Osteosarcoma is diagnosed via medical assessment. As a condition that affects children and young adults, a visit to your orthopaedic specialist will help to identify if the cancer is present. Since many orthopaedic conditions have similar symptoms, it is often important to have medical tests such as biopsies done, in order to identify if osteosarcoma is present. Additionally, X-rays can provide a visual of the bone surface, so any abnormalities in bone development may be noted. 

What causes Osteosarcoma? 

While the medical community is still making an effort to understand what causes osteosarcoma, the root cause is identified to be in the mechanism of new bone formation. Healthy bone cells will have normal DNA as the code for the generation of new healthy cells. Studies have shown that in the case of osteosarcoma, the patient’s DNA is altered, so that abnormal cells are now being produced. Excessive generation of new bone is formed, and the ultimate result is the formation of a tumour. Osteosarcoma must be treated, in order to reduce any additional adverse health complications. These could include the spread of cancer through the body, limb amputation and side effects of cancer treatment. 

Novel Therapies for treating Osteosarcoma 

Traditional treatments for cancer include surgery, radiation and chemotherapy. These methods tend to be invasive treatments. With the advent of orthobiologics and gene editing technology, there are now new treatments being developed that help to treat osteosarcoma in a gentler, more natural way. There are currently attempts to incorporate the utilisation of the chimeric antigen receptor (CAR) as targeted immunotherapy against osteosarcoma (OS)[2]. The CAR-T cells are genetically modified cells that target and eliminate cancer cells in a patient.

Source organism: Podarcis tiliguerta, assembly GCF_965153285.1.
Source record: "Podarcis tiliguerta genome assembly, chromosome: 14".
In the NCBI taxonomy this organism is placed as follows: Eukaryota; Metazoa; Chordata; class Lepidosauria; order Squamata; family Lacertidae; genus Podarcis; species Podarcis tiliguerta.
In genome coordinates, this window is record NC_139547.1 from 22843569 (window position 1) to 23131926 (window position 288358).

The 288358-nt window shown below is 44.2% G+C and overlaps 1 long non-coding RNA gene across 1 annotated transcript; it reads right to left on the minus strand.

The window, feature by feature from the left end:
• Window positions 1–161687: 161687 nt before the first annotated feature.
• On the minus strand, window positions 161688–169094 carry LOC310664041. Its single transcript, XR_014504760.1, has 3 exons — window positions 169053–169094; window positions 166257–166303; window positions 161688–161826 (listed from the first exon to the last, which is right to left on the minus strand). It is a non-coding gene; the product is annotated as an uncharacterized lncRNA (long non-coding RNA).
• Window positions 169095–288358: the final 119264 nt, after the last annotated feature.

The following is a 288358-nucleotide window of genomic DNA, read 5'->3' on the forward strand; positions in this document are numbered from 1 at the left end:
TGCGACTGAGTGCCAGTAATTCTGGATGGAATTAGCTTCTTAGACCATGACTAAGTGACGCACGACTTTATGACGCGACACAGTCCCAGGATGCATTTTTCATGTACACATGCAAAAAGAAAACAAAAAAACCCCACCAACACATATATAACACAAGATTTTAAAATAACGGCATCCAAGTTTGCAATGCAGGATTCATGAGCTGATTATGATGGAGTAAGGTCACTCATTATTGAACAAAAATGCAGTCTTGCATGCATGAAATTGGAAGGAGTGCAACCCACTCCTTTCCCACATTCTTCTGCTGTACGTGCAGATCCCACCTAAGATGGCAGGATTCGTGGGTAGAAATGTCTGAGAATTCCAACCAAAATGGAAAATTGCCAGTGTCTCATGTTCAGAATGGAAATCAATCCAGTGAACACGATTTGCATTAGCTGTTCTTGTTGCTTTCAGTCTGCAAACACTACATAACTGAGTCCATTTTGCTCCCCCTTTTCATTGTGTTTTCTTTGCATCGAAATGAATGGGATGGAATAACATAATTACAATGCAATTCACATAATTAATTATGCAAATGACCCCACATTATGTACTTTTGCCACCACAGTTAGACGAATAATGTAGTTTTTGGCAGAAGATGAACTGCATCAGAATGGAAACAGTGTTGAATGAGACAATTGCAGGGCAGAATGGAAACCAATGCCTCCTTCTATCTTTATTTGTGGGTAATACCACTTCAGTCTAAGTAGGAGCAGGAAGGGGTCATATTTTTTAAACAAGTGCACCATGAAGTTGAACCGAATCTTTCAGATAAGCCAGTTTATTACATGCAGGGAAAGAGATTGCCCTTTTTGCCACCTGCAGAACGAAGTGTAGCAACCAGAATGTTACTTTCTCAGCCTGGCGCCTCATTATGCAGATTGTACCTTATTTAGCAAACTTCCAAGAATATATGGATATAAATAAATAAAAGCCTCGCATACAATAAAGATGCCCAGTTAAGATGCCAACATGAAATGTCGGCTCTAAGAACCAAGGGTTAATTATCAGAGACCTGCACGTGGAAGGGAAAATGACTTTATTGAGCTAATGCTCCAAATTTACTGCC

Natural progression of osteosarcoma can result in a life span of five additional years. With treatment included in a patient’s regimen, treatments such as chemotherapy are found to have improved the survival rate from 20% to 60% currently. Utilisation of CAR-T cell therapy aims to be the treatment that will take treatment of osteosarcoma to the next level. 

While much remains to be explored, once medical science can create CAR-T cells that target a specific critical site on the OS cells, and not impact normal tissues, the research will be successful. The results for the treatment of OS via CAR-T cell therapy seem to be promising, and leading us in the right direction for the development of clinical treatments. 


[1] Mayo Clinic: Osteosarcoma 

[2] Pub Med: Treating Osteosarcoma with Car T Cells 

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Dr. Gordon Slater

Dr. Slater is one of the first foot and ankle surgeons in Australia to adopt minimally invasive surgical techniques. He routinely uses MIS to treat a range of conditions, including bunions.

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Dr Gordon Slater is a highly-skilled surgeon specialising in foot and ankle conditions and sports injuries. Dr Slater is one of the first foot and ankle surgeons in Australia to adopt minimally invasive surgical techniques. He routinely uses MIS to treat a range of conditions, including bunions. MIS  has many advantages including shorter operating times, reduced post-operative pain, reduced risk of infection, minimal scarring and better cosmetic outcomes.